Thursday, 26 July 2007
Wednesday, 25 July 2007
Hey, this is fun! Want to write an application? In C++? For Vista?
Maybe it should have a split button:
Or a drop down with a cue banner:
Or ... well how about you read the article? It's by Kenny Kerr. It's the start of a new column for him -- look for it every other month in MSDN Magazine.
Tuesday, 24 July 2007
I like to tell the "C++ is still sitting at the grownups table" story whenever I can. Sometimes that gets hard -- people ask why there's a C# wizard or designer for something, and a VB one, but no C++ one. For example, in Visual Studio 2005 the class designer could understand C# and VB code, but not C++. Well that one at least is somewhat fixed. I'm sure you can guess that C++ code is harder for a diagramming tool to understand, so perhaps that's why it had to wait a version.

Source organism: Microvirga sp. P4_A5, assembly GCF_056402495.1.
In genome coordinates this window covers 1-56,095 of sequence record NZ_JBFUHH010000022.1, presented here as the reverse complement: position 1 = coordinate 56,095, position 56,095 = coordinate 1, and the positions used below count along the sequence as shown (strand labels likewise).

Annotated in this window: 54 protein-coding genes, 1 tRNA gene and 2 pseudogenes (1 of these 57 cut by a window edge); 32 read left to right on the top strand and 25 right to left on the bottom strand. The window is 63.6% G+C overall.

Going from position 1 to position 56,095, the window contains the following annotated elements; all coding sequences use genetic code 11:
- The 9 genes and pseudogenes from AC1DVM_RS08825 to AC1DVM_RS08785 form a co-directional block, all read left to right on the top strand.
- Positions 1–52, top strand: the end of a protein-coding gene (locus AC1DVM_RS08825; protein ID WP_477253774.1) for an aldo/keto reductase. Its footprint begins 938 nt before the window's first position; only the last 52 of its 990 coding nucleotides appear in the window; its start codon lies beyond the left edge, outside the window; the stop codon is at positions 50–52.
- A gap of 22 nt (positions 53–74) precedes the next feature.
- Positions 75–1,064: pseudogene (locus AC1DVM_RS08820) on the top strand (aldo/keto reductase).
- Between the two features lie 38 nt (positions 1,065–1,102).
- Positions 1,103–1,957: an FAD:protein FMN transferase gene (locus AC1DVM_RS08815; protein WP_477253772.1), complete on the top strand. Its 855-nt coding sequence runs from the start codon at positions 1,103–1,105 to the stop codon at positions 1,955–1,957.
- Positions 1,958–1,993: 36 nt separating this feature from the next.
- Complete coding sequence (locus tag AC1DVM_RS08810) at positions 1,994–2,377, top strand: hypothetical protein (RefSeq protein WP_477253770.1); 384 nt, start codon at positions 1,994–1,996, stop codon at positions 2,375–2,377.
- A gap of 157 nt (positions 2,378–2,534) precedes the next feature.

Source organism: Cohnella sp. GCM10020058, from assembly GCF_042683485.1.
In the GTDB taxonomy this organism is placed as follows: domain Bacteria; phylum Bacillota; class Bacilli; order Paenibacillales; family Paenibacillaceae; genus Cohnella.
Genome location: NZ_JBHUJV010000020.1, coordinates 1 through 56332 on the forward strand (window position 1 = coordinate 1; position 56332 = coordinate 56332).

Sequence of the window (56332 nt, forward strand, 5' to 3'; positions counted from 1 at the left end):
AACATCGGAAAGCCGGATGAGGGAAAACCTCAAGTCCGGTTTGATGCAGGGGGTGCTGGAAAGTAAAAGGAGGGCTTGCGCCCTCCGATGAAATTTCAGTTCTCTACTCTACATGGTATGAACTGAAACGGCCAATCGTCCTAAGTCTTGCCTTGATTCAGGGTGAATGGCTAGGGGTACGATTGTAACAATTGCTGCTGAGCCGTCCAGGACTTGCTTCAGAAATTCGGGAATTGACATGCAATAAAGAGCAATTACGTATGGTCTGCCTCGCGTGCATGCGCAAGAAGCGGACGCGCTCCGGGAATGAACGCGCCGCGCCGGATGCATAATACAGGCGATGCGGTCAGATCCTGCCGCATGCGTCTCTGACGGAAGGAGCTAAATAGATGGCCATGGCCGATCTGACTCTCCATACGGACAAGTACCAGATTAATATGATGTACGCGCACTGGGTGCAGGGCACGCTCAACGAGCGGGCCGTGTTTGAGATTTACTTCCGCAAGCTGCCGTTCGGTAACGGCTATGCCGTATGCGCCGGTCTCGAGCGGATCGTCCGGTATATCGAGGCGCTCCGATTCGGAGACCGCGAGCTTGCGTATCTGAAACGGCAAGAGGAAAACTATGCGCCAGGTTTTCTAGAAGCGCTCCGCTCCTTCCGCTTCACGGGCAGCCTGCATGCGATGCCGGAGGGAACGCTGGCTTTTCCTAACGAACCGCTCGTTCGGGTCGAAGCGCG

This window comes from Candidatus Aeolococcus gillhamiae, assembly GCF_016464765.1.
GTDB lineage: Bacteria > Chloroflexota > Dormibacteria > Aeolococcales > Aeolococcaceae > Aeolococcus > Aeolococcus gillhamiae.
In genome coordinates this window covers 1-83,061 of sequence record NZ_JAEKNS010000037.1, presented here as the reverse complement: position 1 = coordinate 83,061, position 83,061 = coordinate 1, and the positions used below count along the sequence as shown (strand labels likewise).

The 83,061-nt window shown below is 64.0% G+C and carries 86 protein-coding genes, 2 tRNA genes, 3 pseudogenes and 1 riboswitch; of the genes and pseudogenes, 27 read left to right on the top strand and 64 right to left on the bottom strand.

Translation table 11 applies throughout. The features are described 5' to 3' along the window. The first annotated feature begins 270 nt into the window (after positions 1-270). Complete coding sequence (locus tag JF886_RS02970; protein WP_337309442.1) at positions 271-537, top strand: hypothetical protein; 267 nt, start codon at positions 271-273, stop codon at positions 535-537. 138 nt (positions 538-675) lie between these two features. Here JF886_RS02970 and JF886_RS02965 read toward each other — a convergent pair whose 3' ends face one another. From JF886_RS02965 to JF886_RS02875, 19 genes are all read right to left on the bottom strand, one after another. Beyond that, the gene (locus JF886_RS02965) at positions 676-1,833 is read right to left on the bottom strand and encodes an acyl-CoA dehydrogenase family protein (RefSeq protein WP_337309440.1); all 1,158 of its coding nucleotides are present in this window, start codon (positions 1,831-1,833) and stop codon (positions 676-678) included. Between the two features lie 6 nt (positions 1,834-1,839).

Please take the survey from the Visual C++ team blog!
Monday, 23 July 2007
There has long been a kind of mystery around getting hotfixes from Microsoft. Maybe you read a KB article or a blog or something and you learn that the fix to your problem is in a hotfix. Then there are all kinds of disclaimers about how you shouldn't get the hotfix unless you're totally sure you need it, and on top of that in order to get it, you have to phone someone!
In the last year or so I've obtained two hotfixes. One was sent to me by a friend who'd already gone to the trouble of getting it (something you're totally not supposed to do, but people do it anyway) and the other I got myself - it took less than ten minutes and was no trouble at all, but it was intimidating to do it for the first time. Well now there's an easier way ... hotfixes on the web.
I don't exactly look forward to needing a hotfix, but it will be cool to try this eventually.
Sunday, 22 July 2007